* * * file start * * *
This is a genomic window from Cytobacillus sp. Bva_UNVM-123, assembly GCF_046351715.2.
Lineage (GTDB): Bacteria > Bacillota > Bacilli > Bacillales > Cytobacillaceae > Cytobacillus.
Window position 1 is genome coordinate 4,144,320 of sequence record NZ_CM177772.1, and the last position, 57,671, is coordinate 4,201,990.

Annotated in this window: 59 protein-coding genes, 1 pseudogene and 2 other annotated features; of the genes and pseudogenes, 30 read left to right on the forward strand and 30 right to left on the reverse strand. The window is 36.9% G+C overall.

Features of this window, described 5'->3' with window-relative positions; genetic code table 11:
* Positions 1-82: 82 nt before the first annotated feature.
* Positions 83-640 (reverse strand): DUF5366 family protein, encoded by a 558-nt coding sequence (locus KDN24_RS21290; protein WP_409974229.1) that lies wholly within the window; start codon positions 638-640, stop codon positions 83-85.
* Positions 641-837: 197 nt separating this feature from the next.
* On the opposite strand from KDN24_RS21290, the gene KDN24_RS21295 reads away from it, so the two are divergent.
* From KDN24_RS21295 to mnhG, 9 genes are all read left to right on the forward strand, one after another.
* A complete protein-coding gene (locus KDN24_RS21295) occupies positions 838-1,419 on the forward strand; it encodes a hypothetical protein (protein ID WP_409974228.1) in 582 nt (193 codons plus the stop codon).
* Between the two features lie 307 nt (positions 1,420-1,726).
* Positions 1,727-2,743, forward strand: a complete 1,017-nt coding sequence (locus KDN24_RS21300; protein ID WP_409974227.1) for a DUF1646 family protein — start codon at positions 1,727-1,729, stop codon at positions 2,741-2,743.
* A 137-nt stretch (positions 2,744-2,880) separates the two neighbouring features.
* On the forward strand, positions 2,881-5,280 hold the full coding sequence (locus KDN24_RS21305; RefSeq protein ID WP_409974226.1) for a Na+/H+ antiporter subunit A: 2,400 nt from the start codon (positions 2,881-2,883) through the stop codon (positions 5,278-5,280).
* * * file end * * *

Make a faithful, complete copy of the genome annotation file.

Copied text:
This is a genomic window from Cytobacillus sp. Bva_UNVM-123, assembly GCF_046351715.2.
Lineage (GTDB): Bacteria > Bacillota > Bacilli > Bacillales > Cytobacillaceae > Cytobacillus.
Window position 1 is genome coordinate 4,144,320 of sequence record NZ_CM177772.1, and the last position, 57,671, is coordinate 4,201,990.

Annotated in this window: 59 protein-coding genes, 1 pseudogene and 2 other annotated features; of the genes and pseudogenes, 30 read left to right on the forward strand and 30 right to left on the reverse strand. The window is 36.9% G+C overall.

Features of this window, described 5'->3' with window-relative positions; genetic code table 11:
* Positions 1-82: 82 nt before the first annotated feature.
* Positions 83-640 (reverse strand): DUF5366 family protein, encoded by a 558-nt coding sequence (locus KDN24_RS21290; protein WP_409974229.1) that lies wholly within the window; start codon positions 638-640, stop codon positions 83-85.
* Positions 641-837: 197 nt separating this feature from the next.
* On the opposite strand from KDN24_RS21290, the gene KDN24_RS21295 reads away from it, so the two are divergent.
* From KDN24_RS21295 to mnhG, 9 genes are all read left to right on the forward strand, one after another.
* A complete protein-coding gene (locus KDN24_RS21295) occupies positions 838-1,419 on the forward strand; it encodes a hypothetical protein (protein ID WP_409974228.1) in 582 nt (193 codons plus the stop codon).
* Between the two features lie 307 nt (positions 1,420-1,726).
* Positions 1,727-2,743, forward strand: a complete 1,017-nt coding sequence (locus KDN24_RS21300; protein ID WP_409974227.1) for a DUF1646 family protein — start codon at positions 1,727-1,729, stop codon at positions 2,741-2,743.
* A 137-nt stretch (positions 2,744-2,880) separates the two neighbouring features.
* On the forward strand, positions 2,881-5,280 hold the full coding sequence (locus KDN24_RS21305; RefSeq protein ID WP_409974226.1) for a Na+/H+ antiporter subunit A: 2,400 nt from the start codon (positions 2,881-2,883) through the stop codon (positions 5,278-5,280).